I have a contract now where I am kind of dealing with the same issue and it pisses me off.

The owner requests that we are there in the morning although we have the keys and can be there anytime but it is a restaurant and it closes at 2a.m. so I would rather go in the morning anyway. He actually keeps a time sheet when we arrive and when we leave. Its crazy and then figures up how much he is spending per hour on cleaning. I AM NOT OK WITH THAT. My company needs to make a minimum of $25 per man hour to sustain itself. I do not plan on continuing to do the labor and at this rate I can not put two workers in their and make a profit that makes it worth keeping this contract. He has voiced that we remain in their at least 2.5hrs. Well that is 5 man hrs well that is $125 and well he only pays $110 a day.

Tom that is not greed that is business. I am sorry but you did not make a bad move you made a business move because you would have began to put negative energy towards that contract resenting how they began treating you and you have been in business long enough to know that also begins to go downhill. Most likely you make a smart move and saved your reputation and any bad blood that could have risen between you and another business. They would have started complaining about your quality and that is what would hurt you. Instead it, if I am not mistaken, just remained a simple numbers game in their eyes because you were not able to proceed profit wise and that is ok and respectable. Does that make sense? You pulled out in enough time to save your well deserved integrity!!

7 Tom Watson January 6, 2015 at 8:39 pm

Hi Angela! I’m very happy to help and thanks for the kind words. Anyway… on the whole, I only want to have jobs that give me really good margins. I sometimes push that to the limit, and get canned as a result.

8 ify January 15, 2015 at 4:10 pm

Hi Tom,
I have been following your posts for a few months and o honestly believe that you are awesome. I just started a cleaning company and I initially thought it would be both a commercial and residential business but I am currently leaning towards commercial. My problem is that I have been unable to get any contracts yet. Most potential businesses I approach tell me they already have a cleaning company. Can you help me please? I need to understand how to deal with sugh rejections.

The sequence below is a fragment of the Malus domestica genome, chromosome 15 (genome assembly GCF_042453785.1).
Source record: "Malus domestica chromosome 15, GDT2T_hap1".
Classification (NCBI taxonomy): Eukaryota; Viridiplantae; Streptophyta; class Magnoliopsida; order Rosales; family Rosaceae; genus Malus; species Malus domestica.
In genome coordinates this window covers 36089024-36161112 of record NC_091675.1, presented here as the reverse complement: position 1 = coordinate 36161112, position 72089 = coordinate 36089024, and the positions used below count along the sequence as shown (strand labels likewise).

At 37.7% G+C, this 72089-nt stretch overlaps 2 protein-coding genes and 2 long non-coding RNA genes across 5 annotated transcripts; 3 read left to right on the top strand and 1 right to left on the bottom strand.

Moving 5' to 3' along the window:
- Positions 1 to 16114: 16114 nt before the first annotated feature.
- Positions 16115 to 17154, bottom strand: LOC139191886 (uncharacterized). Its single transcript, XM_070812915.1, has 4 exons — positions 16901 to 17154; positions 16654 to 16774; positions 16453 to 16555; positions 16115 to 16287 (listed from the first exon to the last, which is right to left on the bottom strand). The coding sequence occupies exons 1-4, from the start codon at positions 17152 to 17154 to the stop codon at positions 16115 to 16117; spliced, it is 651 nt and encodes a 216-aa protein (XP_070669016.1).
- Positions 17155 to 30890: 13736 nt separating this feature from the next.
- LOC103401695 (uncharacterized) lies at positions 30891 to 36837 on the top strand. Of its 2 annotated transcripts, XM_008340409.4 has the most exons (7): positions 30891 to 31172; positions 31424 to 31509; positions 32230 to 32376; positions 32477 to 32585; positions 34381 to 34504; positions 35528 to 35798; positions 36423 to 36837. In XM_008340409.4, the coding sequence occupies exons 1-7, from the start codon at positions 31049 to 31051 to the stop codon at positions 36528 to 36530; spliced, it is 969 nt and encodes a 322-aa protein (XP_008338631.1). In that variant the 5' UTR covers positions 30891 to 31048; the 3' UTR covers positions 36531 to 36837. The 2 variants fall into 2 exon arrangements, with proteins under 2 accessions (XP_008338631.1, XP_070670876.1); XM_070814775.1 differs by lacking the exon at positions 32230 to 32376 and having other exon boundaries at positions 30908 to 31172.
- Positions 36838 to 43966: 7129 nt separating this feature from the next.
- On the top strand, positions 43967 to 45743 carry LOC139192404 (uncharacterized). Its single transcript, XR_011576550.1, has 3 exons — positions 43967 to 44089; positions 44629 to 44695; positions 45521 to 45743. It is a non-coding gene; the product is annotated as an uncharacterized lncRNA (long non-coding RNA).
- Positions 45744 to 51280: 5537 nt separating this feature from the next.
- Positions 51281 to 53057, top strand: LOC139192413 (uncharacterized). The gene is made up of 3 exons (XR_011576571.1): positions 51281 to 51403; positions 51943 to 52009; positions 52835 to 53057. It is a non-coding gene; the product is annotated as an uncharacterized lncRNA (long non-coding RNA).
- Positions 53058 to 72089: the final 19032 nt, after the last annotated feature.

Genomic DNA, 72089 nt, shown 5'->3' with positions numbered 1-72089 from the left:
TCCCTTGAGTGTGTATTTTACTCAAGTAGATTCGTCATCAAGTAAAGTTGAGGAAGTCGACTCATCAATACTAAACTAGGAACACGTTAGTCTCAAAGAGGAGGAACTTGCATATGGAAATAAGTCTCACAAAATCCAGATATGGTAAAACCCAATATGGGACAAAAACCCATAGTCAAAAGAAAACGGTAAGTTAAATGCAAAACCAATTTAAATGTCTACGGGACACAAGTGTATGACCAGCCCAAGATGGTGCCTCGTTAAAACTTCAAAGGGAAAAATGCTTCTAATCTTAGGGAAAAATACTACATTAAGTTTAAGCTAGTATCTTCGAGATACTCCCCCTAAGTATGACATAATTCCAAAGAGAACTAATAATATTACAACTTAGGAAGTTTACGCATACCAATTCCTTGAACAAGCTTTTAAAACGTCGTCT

I plan to get your flyers next week.

9 Tom Watson January 15, 2015 at 7:24 pm

Hi Ify! OK… they will ALWAYS tell you they have a cleaner. That is just a stock reply many people give. I don’t know how you are trying to get accounts, but I am a big fan of the sales letter and flyer approach. I mail them to businesses and they call and inquire about my service. That is just one way, but it’s my favorite as it allows you to reach a bunch of people in a manner that doesn’t put them “on the spot”, and they get to look over your info at their leisure.

10 Angela January 19, 2015 at 11:43 pm

Here is my issue…. I am also a HUGE fan of mailing direct flyers, I have excellent sources of addresses with direct office managers names etc…a little homework goes a long way on that end… I currently have over a 1000 ready, addressed, sealed and ready to roll,

last week 200 went out, the week before 150, the week before 175

but wow, $257 JUST in stamps…. I’m bone dry…. how in the world can I spend $200 a week to send out 400 flyers when the money just isn’t coming in yet? I have the ability to find that many reputable companies in my area to send them too, yep no problem, but when we are just starting out that is like sending child support to the USPS….suggestions???

11 Tom Watson January 20, 2015 at 10:15 am

Hi Angela! My advice would be just to mail less. When I talk about mailing as many as possible per month, that is really for people just getting started. As that is what you need to do if you want to have a chance at results within a reasonable time frame. If you already have customers and income, just go with what you can afford.

12 Saia January 24, 2015 at 8:52 am

Dear Tom,your e-book Commercial cleaning is wonderful! It worth all money l spend for it!. Thank you very much!
And dont worry about lost account- you will get another one!
Of course, sometimes we miss and after few time we are thinking- was better to keep it. But if you did, you did. Yesterday we were cleaning residential property and lady asked to use JUST here very good Dyson upright hover! I was thinking l dont want to clean this house! Its 6 h per week, but job with upright hover is killing us!
P.s. sorry for my English!

13 Tom Watson January 24, 2015 at 12:15 pm

Hi Saia! I’m so happy that you enjoyed the course! I love hearing that. And… I know, another account is always right around the corner. Good luck with everything!

14 F.A. April 13, 2015 at 12:08 am

Hello Tom,

Thank you so much for this great website and all the useful information. Hope you can help please, trying to bid on a job.
– 1800 sq feet retail space
– 4 employees
– 1 washroom, 4 rooms
– one-time deep-cleaning request
– wants everything done (ceiling vents, light fixtures, windows, baseboards, walls, cabinets (alot), desks, signs, floors, chairs, top to bottom etc……).
– 2 person job
Would appreciate your feedback.
Thank you!!

15 Tom Watson April 13, 2015 at 3:27 pm

Hi F.A.!

Without seeing anything, there is no way to put a price to it. I need MORE INFO…

It all boils down to CONDITION. So answer this… How long is your BEST GUESS as to amount of time you will need to be on site?

16 Terry Clark April 21, 2015 at 4:36 am

Amazing. Thank you for the time-study.

17 Tom Watson April 21, 2015 at 8:46 am

Hi Terry! Happy to assist.

18 Kurt January 17, 2017 at 12:23 am

I’m curious how could you have done anything different? Since the one guy wouldn’t want his time cut in half by adding another employee?

19 Tom Watson January 19, 2017 at 9:39 am

The customer comes first, so I should have just done what the customer wanted.